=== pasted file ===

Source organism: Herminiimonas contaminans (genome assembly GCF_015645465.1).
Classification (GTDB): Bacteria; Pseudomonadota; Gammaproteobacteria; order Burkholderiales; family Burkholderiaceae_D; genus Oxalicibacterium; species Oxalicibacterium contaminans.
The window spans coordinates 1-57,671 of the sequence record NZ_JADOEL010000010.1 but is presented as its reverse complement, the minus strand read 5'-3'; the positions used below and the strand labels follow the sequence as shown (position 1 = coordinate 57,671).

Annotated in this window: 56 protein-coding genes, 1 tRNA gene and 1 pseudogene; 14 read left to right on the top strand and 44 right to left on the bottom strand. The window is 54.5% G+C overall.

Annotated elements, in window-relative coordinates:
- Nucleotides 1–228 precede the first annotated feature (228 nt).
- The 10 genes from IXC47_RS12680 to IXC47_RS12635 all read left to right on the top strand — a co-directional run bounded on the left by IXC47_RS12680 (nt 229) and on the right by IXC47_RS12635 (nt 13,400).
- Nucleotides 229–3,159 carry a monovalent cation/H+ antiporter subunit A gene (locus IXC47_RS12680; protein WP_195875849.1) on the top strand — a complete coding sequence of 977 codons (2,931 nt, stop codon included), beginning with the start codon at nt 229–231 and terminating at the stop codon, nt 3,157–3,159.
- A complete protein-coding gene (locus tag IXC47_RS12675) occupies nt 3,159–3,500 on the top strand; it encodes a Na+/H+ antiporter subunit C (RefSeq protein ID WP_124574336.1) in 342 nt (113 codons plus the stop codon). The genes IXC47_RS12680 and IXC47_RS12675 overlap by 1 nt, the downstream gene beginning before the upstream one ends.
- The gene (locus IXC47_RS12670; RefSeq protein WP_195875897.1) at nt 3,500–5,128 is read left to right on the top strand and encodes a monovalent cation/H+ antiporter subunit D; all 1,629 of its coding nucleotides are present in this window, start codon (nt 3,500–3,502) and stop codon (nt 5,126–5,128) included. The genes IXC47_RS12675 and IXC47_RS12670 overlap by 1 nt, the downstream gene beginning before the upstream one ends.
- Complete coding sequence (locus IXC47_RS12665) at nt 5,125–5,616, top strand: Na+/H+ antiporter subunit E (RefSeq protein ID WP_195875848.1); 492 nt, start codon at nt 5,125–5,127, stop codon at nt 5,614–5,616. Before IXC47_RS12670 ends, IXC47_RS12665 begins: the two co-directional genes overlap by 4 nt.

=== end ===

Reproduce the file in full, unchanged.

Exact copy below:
Source organism: Herminiimonas contaminans (genome assembly GCF_015645465.1).
Classification (GTDB): Bacteria; Pseudomonadota; Gammaproteobacteria; order Burkholderiales; family Burkholderiaceae_D; genus Oxalicibacterium; species Oxalicibacterium contaminans.
The window spans coordinates 1-57,671 of the sequence record NZ_JADOEL010000010.1 but is presented as its reverse complement, the minus strand read 5'-3'; the positions used below and the strand labels follow the sequence as shown (position 1 = coordinate 57,671).

Annotated in this window: 56 protein-coding genes, 1 tRNA gene and 1 pseudogene; 14 read left to right on the top strand and 44 right to left on the bottom strand. The window is 54.5% G+C overall.

Annotated elements, in window-relative coordinates:
- Nucleotides 1–228 precede the first annotated feature (228 nt).
- The 10 genes from IXC47_RS12680 to IXC47_RS12635 all read left to right on the top strand — a co-directional run bounded on the left by IXC47_RS12680 (nt 229) and on the right by IXC47_RS12635 (nt 13,400).
- Nucleotides 229–3,159 carry a monovalent cation/H+ antiporter subunit A gene (locus IXC47_RS12680; protein WP_195875849.1) on the top strand — a complete coding sequence of 977 codons (2,931 nt, stop codon included), beginning with the start codon at nt 229–231 and terminating at the stop codon, nt 3,157–3,159.
- A complete protein-coding gene (locus tag IXC47_RS12675) occupies nt 3,159–3,500 on the top strand; it encodes a Na+/H+ antiporter subunit C (RefSeq protein ID WP_124574336.1) in 342 nt (113 codons plus the stop codon). The genes IXC47_RS12680 and IXC47_RS12675 overlap by 1 nt, the downstream gene beginning before the upstream one ends.
- The gene (locus IXC47_RS12670; RefSeq protein WP_195875897.1) at nt 3,500–5,128 is read left to right on the top strand and encodes a monovalent cation/H+ antiporter subunit D; all 1,629 of its coding nucleotides are present in this window, start codon (nt 3,500–3,502) and stop codon (nt 5,126–5,128) included. The genes IXC47_RS12675 and IXC47_RS12670 overlap by 1 nt, the downstream gene beginning before the upstream one ends.
- Complete coding sequence (locus IXC47_RS12665) at nt 5,125–5,616, top strand: Na+/H+ antiporter subunit E (RefSeq protein ID WP_195875848.1); 492 nt, start codon at nt 5,125–5,127, stop codon at nt 5,614–5,616. Before IXC47_RS12670 ends, IXC47_RS12665 begins: the two co-directional genes overlap by 4 nt.